Yes; troubled is the word, though she is so young. I find it difficult to regard her in any other light than that of a child. Though she endeavors to appear indifferent and has a way of carrying herself that is almost noble, there is certainly grief in her eye and care on her brow. I see it when she is alone, or rather before she becomes aware of another’s presence; I see it when she is with her mother; but when strangers come in or she assembles with the rest of the household in the parlor or at the table, then it vanishes, and a sweet charm comes that reminds me —
But this is folly, sheer folly. How could she look like Mrs. Urquhart? Imagination carries me too far. Equal innocence and a like gentle temper have produced a like result in sweetening the expression. That is all, and yet I remember the one woman when I look at the other, and shudder; for the woman who calls this child daughter has her eye on the oak parlor, and may meditate evil — must, if she knows its secret and yet wishes to enter it. But my imagination is carrying me too far again. This woman, whatever her faults, loves her daughter, and where love is there cannot be danger. Yet I shudder.
Madame Letellier merits the description of an abler pen than mine. I like her, and I hate her. I admire her, and I fear her. I obey her, and yet hold myself in readiness for rebellion, if only to prove to myself that I will be strong when the time comes; that no influence, however exerted, or however hidden under winning smiles or quietly controlling glances, shall have power to move me from what I may consider my duty, or from the exercise of such vigilance as my secret fears seem to demand. I hate her; let me remember that. And I distrust her. She is here for evil, and her eye is on the oak parlor. Though it is locked and the key hidden on my person, she will find means to possess herself of that key and open that door. How? We will see. Meantime all this is not a description of Madame Letellier.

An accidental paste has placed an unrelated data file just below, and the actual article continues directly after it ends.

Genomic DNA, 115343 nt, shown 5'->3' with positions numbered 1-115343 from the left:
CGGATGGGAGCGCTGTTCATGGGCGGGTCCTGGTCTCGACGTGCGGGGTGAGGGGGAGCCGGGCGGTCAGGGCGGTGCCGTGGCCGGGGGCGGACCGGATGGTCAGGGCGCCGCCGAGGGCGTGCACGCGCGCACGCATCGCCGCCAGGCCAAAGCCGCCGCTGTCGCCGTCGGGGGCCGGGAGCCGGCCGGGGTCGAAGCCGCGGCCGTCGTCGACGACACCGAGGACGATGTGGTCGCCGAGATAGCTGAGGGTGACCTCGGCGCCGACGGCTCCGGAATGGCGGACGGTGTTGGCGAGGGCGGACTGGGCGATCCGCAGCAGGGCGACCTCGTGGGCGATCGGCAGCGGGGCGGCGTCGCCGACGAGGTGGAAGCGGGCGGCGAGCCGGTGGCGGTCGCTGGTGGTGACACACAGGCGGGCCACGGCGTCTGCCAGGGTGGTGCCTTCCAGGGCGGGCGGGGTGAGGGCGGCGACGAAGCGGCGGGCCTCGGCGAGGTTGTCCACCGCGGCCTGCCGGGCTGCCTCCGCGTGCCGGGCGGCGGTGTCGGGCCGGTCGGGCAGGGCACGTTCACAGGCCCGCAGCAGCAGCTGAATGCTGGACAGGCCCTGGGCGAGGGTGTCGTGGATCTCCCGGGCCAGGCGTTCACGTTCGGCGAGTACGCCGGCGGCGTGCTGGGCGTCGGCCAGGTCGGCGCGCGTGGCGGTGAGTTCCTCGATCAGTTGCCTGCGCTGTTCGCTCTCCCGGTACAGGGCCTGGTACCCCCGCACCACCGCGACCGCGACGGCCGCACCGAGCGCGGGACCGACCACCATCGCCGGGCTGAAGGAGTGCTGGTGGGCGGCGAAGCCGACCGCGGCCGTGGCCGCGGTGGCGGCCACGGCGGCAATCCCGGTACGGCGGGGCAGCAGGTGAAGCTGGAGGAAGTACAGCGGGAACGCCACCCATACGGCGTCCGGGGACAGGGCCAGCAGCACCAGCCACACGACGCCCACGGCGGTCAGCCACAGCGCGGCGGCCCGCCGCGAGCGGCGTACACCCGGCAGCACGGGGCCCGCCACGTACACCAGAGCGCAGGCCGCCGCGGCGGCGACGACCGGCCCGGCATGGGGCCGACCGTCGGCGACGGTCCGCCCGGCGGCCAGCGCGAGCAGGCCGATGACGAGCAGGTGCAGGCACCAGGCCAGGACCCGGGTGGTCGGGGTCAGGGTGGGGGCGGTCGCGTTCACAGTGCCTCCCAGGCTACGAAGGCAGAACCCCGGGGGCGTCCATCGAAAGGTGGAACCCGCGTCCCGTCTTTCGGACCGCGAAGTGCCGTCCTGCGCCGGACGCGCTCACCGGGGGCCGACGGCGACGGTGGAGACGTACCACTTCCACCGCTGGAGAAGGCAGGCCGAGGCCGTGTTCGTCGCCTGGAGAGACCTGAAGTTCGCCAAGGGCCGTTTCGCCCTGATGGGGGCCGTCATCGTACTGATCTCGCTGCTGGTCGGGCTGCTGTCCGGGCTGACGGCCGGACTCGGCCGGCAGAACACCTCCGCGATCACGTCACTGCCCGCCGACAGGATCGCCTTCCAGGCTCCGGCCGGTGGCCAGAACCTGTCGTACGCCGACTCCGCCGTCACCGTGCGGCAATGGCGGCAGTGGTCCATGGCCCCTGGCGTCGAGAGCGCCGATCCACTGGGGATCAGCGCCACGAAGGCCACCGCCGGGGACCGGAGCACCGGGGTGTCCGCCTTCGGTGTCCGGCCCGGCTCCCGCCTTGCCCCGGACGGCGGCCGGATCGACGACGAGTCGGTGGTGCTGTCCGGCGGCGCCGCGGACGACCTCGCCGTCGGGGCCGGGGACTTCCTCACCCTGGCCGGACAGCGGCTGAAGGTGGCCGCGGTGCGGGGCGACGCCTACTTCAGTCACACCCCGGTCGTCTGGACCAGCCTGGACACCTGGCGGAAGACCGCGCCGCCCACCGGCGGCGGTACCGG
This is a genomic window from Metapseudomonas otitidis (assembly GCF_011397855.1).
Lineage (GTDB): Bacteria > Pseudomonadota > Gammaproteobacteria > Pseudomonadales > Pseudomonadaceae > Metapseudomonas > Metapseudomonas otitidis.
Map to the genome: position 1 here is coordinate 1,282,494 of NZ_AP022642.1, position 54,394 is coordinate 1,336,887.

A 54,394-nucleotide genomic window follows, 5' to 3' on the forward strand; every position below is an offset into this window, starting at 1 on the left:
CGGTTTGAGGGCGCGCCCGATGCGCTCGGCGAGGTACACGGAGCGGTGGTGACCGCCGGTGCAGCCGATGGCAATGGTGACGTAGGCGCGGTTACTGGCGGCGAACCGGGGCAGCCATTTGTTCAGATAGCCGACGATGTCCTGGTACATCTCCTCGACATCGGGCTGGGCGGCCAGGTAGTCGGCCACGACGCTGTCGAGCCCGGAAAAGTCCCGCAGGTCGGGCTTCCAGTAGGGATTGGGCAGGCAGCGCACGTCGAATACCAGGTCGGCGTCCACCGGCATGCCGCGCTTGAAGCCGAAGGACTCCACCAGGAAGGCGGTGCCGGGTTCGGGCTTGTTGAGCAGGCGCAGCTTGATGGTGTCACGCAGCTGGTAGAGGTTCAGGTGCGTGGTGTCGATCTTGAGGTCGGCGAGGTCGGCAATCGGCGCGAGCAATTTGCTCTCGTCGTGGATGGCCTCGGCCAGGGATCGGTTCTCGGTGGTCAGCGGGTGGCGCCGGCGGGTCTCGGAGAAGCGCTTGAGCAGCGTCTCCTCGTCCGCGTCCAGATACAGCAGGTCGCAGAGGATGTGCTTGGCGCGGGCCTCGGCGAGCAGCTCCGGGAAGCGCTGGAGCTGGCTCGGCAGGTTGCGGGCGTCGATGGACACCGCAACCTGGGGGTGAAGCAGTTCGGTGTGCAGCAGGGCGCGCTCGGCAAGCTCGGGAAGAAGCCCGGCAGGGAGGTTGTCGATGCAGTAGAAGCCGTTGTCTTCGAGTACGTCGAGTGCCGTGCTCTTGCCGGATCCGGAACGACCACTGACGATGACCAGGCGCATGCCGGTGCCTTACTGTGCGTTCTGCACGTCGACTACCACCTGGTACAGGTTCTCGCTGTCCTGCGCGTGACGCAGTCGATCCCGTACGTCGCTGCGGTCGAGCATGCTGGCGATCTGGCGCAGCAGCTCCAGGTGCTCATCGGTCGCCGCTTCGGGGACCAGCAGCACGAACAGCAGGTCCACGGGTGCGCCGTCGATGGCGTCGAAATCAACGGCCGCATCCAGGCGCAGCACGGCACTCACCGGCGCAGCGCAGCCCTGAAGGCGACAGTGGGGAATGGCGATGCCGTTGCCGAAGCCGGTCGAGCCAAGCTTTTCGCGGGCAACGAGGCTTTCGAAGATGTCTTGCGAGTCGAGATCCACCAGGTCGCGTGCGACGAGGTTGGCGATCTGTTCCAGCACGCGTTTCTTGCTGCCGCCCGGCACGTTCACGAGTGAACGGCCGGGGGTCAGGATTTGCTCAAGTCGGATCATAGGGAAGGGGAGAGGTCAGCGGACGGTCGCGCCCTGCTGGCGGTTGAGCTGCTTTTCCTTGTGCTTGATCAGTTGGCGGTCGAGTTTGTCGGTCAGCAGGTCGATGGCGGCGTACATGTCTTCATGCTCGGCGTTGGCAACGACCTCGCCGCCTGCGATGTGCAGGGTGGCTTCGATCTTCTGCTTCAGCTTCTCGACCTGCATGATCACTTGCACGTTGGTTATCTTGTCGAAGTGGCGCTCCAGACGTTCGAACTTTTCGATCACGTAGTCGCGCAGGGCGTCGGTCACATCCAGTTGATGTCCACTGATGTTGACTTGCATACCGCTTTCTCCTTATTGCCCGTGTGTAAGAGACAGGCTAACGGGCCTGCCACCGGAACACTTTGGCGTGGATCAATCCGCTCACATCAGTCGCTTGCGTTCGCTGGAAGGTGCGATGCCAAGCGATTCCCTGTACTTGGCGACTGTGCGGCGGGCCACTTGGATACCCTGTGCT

She is finely formed; she is graceful; she is youthful. She dresses with a taste that must always make her conspicuous wherever she may be. You could not enter a room in which she was without seeing her, for her glance has a strange power that irresistibly draws your glance to it, though her eyes are lambent rather than brilliant, and if large, rarely opened to their full extent. Her complexion is dark; that is, in comparison with her daughter’s, which is of a marble-like purity. But it has strange flushes in it, and at times seems almost to sparkle. Her hair is brown, and worn high, with a great comb in it, setting off the contour of her face, which is almost perfect. But it is in the expression of her mouth that her fascination lies. Without sweetness, except when it smiles upon her daughter, without mirth, without any expression speaking of good-will or tenderness, there is yet a turn to the lips that moves the gazer peculiarly, making it dangerous to watch her long unless you are hardened by doubts, as I am. Her hands are exquisite, and her form beauty itself.
The daughter is statuesque; not in the sense of coldness or immobility, but in the regularity of her features and the absence of any coloring in her cheeks. She is lovely, and there breathes through every trait a gentle soul that robs my admiration of all awe and makes my old and empty heart long to serve her. Her eyes are gray and her hair a reddish brown, with kinks and curls in it like — But, pshaw! there comes that dream again! Was Honora Urquhart’s hair so very unique that a head of wavy brown hair should bring her up so startlingly to my mind?
They are stopping here on their way to Albany — so the elder lady says. They came from New York. So they did, but if my intuitions are not greatly at fault, the place they started from was France. The fact that the marks and labels have all been effaced from their baggage is suspicious in itself. Can they be friends of the two miserable wretches who dishonored my house with a ghastly crime? Is it from them that madame’s knowledge comes, if she has any knowledge? The thought awakens my profoundest distrust. Would that Mr. Tamworth were within reach! I think I will write him. But what could I write that would not look foolish on paper? I had better wait a while till I see something or hear something more definite.